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Santa Cruz Sentinel

September 30, 2000
Paul Evwer of Santa Barbara was at the San Mateo County surf break to shoot some footage for a documentary film. Associated Press photo

Maverick’s surfer escapes shark attack with minor cut

By DARREL W. COLE
Sentinel staff writer

HALF MOON BAY — A surfer paddling out to mighty Maverick’s was attacked by a shark Friday morning, giving him a scare but leaving him unscathed.

Paul Evwer of Santa Barbara was at the San Mateo County surf break to shoot some footage for a documentary film, said Pillar Point Harbormaster Dan Temko, who spoke to the surfer shortly after the attack.

At 9 a.m., Evwer was midway through the half-mile paddle to the break — he just wanted to get a look at the break and wasn’t planning to surf, Temko said — when an 8- to 10-foot shark lunged at his midsection. Evwer pushed at the shark’s nose, then, along with friend and fellow surfer Mike Kasic, turned and paddled hard for shore.

The attack left Evwer shaking and his board scarred by a 13-inch-wide bite mark.

"The guy was really shaken up but happy to be alive," Temko said.

His only injury was a small cut on his left thigh, where a tooth had pierced his wetsuit.

The Southern California surfers didn’t stick around to talk. "I think they just wanted to get out of here," Temko said.

Maverick’s, just outside the harbor, has some of the largest waves in the world and draws surfers from around the globe.

Five other men surfing the break didn’t see the attack. When a Harbor Patrol boat motored out to warn them, at first they didn’t believe it.

"It took a little convincing," Temko said. "Then they headed in pretty quick."

Sean Van Sommeran, executive director of the Santa Cruz-based Pelagic Shark Research Foundation, guessed the attacking shark was a juvenile or sub-adult great white.

"They are the most inquisitive and curious of the sharks that are considered dangerous," Van Sommeran said.

He said shark attacks will happen as people continue to venture into areas like Maverick’s, which very few people surfed until a few years ago.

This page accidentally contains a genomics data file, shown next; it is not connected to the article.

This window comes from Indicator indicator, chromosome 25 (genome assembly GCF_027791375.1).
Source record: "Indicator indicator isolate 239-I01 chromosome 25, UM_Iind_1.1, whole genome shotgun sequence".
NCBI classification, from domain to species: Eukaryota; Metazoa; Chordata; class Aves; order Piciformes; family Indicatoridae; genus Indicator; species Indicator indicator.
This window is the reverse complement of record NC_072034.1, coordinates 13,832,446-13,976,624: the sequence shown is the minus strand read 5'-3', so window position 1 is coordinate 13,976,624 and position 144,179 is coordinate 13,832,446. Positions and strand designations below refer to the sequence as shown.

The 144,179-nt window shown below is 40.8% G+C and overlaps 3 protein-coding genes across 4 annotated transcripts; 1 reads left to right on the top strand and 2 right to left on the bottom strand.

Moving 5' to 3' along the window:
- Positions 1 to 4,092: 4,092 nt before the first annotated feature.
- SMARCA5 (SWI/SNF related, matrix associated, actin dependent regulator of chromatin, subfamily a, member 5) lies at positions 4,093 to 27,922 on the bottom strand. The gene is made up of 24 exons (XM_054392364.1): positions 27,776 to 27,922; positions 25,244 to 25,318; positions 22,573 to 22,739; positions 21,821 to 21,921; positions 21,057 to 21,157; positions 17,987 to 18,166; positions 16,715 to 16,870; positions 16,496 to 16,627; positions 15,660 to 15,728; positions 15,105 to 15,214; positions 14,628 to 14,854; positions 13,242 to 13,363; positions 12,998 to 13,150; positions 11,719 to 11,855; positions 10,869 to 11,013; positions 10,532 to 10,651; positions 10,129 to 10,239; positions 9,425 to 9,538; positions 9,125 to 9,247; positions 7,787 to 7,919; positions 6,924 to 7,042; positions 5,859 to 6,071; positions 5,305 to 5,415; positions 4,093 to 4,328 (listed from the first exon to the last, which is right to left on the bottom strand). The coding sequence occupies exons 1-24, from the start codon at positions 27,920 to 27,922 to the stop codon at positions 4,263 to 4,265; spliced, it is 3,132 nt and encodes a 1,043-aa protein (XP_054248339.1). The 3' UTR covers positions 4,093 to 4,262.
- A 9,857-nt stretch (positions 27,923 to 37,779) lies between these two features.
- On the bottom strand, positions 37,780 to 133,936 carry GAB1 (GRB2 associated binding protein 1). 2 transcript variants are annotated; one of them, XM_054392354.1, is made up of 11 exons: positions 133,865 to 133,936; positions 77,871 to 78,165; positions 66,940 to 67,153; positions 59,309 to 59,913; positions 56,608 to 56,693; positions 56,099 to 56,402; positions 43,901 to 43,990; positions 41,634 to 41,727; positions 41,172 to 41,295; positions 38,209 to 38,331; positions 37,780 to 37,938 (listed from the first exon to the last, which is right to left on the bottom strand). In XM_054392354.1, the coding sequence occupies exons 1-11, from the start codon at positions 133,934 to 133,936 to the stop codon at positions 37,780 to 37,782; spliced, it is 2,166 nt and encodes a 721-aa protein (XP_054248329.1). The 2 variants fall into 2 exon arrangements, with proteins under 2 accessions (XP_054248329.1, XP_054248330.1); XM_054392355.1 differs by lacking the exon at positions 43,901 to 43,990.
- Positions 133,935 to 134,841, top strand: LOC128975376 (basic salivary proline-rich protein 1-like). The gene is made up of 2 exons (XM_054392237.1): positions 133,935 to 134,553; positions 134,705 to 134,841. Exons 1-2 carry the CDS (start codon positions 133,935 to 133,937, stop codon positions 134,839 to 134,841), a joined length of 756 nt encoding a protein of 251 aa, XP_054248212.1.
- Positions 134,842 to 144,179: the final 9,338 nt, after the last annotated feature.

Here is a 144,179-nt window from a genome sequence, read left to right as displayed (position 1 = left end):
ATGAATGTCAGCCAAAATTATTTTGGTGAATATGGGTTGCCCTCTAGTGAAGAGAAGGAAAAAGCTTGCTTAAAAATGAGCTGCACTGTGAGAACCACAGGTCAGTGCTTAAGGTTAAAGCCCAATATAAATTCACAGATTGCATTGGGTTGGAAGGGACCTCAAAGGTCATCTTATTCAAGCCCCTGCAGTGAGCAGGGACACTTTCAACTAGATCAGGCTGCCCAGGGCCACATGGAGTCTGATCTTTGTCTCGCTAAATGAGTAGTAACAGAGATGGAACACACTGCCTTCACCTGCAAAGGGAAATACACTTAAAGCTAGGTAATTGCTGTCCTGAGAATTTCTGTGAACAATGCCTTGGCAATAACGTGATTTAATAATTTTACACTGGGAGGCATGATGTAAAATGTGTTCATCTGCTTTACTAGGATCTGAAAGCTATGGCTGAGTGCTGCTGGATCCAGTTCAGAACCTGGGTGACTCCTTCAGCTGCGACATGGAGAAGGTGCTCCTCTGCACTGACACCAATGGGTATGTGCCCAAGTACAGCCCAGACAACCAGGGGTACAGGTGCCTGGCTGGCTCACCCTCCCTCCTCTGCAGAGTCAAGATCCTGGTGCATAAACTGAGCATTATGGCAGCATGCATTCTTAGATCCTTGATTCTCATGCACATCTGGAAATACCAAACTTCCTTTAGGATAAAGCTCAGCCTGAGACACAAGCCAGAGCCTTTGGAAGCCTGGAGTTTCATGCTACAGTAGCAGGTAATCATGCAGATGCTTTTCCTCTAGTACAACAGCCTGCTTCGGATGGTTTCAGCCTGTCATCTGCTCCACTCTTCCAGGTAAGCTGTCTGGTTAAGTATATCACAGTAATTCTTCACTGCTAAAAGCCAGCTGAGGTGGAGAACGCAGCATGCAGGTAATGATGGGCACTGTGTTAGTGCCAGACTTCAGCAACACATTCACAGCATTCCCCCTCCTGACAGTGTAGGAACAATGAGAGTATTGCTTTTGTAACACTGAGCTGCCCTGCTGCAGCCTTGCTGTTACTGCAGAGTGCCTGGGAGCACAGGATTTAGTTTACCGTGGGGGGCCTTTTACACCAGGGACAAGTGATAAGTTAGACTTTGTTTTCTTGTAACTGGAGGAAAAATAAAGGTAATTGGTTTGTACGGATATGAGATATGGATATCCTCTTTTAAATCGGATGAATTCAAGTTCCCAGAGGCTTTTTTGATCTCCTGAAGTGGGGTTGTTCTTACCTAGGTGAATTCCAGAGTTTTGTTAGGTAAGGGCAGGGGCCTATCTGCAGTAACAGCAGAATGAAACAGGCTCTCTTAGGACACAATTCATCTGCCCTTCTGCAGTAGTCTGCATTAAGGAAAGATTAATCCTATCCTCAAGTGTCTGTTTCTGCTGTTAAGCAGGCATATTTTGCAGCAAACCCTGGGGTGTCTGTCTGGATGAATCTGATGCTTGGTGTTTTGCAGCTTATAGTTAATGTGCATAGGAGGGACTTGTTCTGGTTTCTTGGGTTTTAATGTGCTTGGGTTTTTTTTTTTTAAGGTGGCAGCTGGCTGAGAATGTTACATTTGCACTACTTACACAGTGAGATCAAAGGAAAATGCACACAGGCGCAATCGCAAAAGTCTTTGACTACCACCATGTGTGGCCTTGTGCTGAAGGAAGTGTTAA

"As people venture into areas in greater numbers, there will be more and more encounters because we are moving into their territories," he said.

The Monterey Bay National Marine Sanctuary and the entire Central Coast is a "hot spot" for marine mammals at this time of year, Van Sommeran said, and that means the ocean’s most-feared predator considers the area a prime feeding ground.

He said the silhouette of a surfboard might appear to be a sea lion or harbor seal to a shark.

Van Sommeran said that of the 21 species of sharks, only three — the mako, blue and white sharks — are considered dangerous. Only the white shark, Van Sommeran said, has been implicated in "unprovoked" attacks on humans.

Since 1926, at least 12 people have been killed by white sharks, Van Sommeran said.

The most recent great white attack in California occurred in August 1998. Boogie-boarder Jonathan Kathrein warded off what appeared to be a great white at Stinson Beach north of San Francisco.

Harbormaster Temko said people were surfing the first good swell of the winter season at Maverick’s on Friday.

"I guess the Maverick’s mystique takes on a whole new layer," Temko said. "It’s like rock reefs and massive waves weren’t enough."

City editor Marc DesJardins contributed to this article

Contact Darrel W. Cole at dcole@santa-cruz.com.


You can find this story online at:
http://www.santacruzsentinel.com/archive/2000/September/30/top/stories/1top.htm

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